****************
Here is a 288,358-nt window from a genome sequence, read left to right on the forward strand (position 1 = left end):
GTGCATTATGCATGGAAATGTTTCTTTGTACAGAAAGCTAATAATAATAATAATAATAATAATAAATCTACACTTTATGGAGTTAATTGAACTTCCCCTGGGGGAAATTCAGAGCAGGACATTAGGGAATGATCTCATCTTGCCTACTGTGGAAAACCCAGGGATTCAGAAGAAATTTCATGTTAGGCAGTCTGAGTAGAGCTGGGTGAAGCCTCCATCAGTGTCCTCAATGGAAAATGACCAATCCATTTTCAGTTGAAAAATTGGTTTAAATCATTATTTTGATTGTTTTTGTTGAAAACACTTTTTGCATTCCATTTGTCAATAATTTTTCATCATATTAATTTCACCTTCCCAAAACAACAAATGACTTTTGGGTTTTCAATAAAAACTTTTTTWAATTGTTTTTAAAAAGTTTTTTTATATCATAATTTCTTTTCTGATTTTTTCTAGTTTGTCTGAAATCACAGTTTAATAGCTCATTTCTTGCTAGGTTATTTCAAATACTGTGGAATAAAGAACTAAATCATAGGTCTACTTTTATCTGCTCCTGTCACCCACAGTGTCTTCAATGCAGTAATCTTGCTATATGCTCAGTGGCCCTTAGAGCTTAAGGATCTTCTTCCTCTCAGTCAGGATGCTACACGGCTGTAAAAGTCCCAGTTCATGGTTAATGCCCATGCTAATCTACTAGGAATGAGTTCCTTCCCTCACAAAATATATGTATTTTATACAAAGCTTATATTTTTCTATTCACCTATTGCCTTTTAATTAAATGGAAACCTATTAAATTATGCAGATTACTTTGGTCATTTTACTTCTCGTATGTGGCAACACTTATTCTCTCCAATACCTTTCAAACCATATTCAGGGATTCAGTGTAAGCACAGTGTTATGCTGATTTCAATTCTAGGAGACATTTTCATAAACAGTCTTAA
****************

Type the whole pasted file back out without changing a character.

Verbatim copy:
Here is a 288,358-nt window from a genome sequence, read left to right on the forward strand (position 1 = left end):
GTGCATTATGCATGGAAATGTTTCTTTGTACAGAAAGCTAATAATAATAATAATAATAATAATAAATCTACACTTTATGGAGTTAATTGAACTTCCCCTGGGGGAAATTCAGAGCAGGACATTAGGGAATGATCTCATCTTGCCTACTGTGGAAAACCCAGGGATTCAGAAGAAATTTCATGTTAGGCAGTCTGAGTAGAGCTGGGTGAAGCCTCCATCAGTGTCCTCAATGGAAAATGACCAATCCATTTTCAGTTGAAAAATTGGTTTAAATCATTATTTTGATTGTTTTTGTTGAAAACACTTTTTGCATTCCATTTGTCAATAATTTTTCATCATATTAATTTCACCTTCCCAAAACAACAAATGACTTTTGGGTTTTCAATAAAAACTTTTTTWAATTGTTTTTAAAAAGTTTTTTTATATCATAATTTCTTTTCTGATTTTTTCTAGTTTGTCTGAAATCACAGTTTAATAGCTCATTTCTTGCTAGGTTATTTCAAATACTGTGGAATAAAGAACTAAATCATAGGTCTACTTTTATCTGCTCCTGTCACCCACAGTGTCTTCAATGCAGTAATCTTGCTATATGCTCAGTGGCCCTTAGAGCTTAAGGATCTTCTTCCTCTCAGTCAGGATGCTACACGGCTGTAAAAGTCCCAGTTCATGGTTAATGCCCATGCTAATCTACTAGGAATGAGTTCCTTCCCTCACAAAATATATGTATTTTATACAAAGCTTATATTTTTCTATTCACCTATTGCCTTTTAATTAAATGGAAACCTATTAAATTATGCAGATTACTTTGGTCATTTTACTTCTCGTATGTGGCAACACTTATTCTCTCCAATACCTTTCAAACCATATTCAGGGATTCAGTGTAAGCACAGTGTTATGCTGATTTCAATTCTAGGAGACATTTTCATAAACAGTCTTAA